Drones are becoming a necessity for smart city growth in the United States. Apart from household fun, drones have become a popular tool for city inspections, business advancement, and disaster relief. With built-in 3D mapping and cloud technology, drones provide cities the ability to track and record data they never could before.
It has been challenging for drones to shake off the negative connotation society gives them. Many see drones to be an invasion of privacy and overall nuisance in the sky. However, drones have the capability to give cities the airborne technology they need to grow and improve their communities.
One large benefactor from smart city drones has been streamlined building inspections. Drone surveillance allows city planners clearer visuals over construction and development sites. Areas that were previously too hard for inspectors to access are now in reach with the help of drones. Inspectors can utilize information collected from drone surveillance to better manage inspections for building permits in their SMARTGOV software. As a result, the marriage between drones and a digital civic platform has the potential to increase productivity and ultimately improve safety for inspectors.
Many other infrastructures such as railways, roadways, highways, power lines, pipelines, can be monitored and maintained by drone surveillance as well. Smart cities are becoming more inclined to implement drones to optimize work projects while constantly tracking their progress. Companies such as Redbird and Unearth have already developed technology that does just that. Their technology allows construction projects to track progress, productivity, and make comparisons through analyzing images captured above work sites.
In Delaware, a drone which can both fly and submerge underwater is used to inspect ferries and bridges. Inventors of this technology from Rutgers University say apart from bridge inspections, this technology “would likely be used for ocean floor mapping; search and rescue operations, harbor and ship security, and other applications in the future”. It goes to show drone technology is still evolving and for the most part, just getting started.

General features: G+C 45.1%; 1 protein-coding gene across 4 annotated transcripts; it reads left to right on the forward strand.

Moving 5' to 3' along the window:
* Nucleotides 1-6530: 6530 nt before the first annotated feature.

Businesses are catching on. Drone technology presents businesses limitless opportunity for advancement and innovation. Companies such as UPS, Walmart, and Amazon are all suspected to be experimenting with drones for tracking warehouse inventory. AT&T reportedly used drones to test for holes in their wireless systems at their stadium in Dallas, and frequently use drones to inspect cell towers across the US. With the influx of data collected and business opportunities created by drones, new businesses are opening and subject to maintaining facilities that meet requirements. SMARTGOV business licensing with enforcement tools provide solutions to easily manage business licensing, applications, renewals, and expirations; which paired with drone surveillance could significantly advance economic development in your community.
Still, we may be far off from doorstep drone delivery. However, companies are continuing to transform conventional business practices through leveraging drone technology in smart cities.
Drones have recently become a forefront in humanitarian technology and a vital tool for disaster relief within cities. Aiding in relief missions, drones are capable of reaching dangerous areas that humans are not. According to the Aid and International Development Forum, “Innovators want to use drones to deliver vital emergency supplies to areas with no road access, as well as to operate in disaster areas where access for rescuers is fraught with danger”. Verizon utilized drones in cities in North Carolina and South Carolina after Hurricane Mathew to check on equipment and connection signals to ensure families could communicate after the disaster.
From streamlined inspections to business advancement and disaster relief, drones have become an essential building block for smart cities.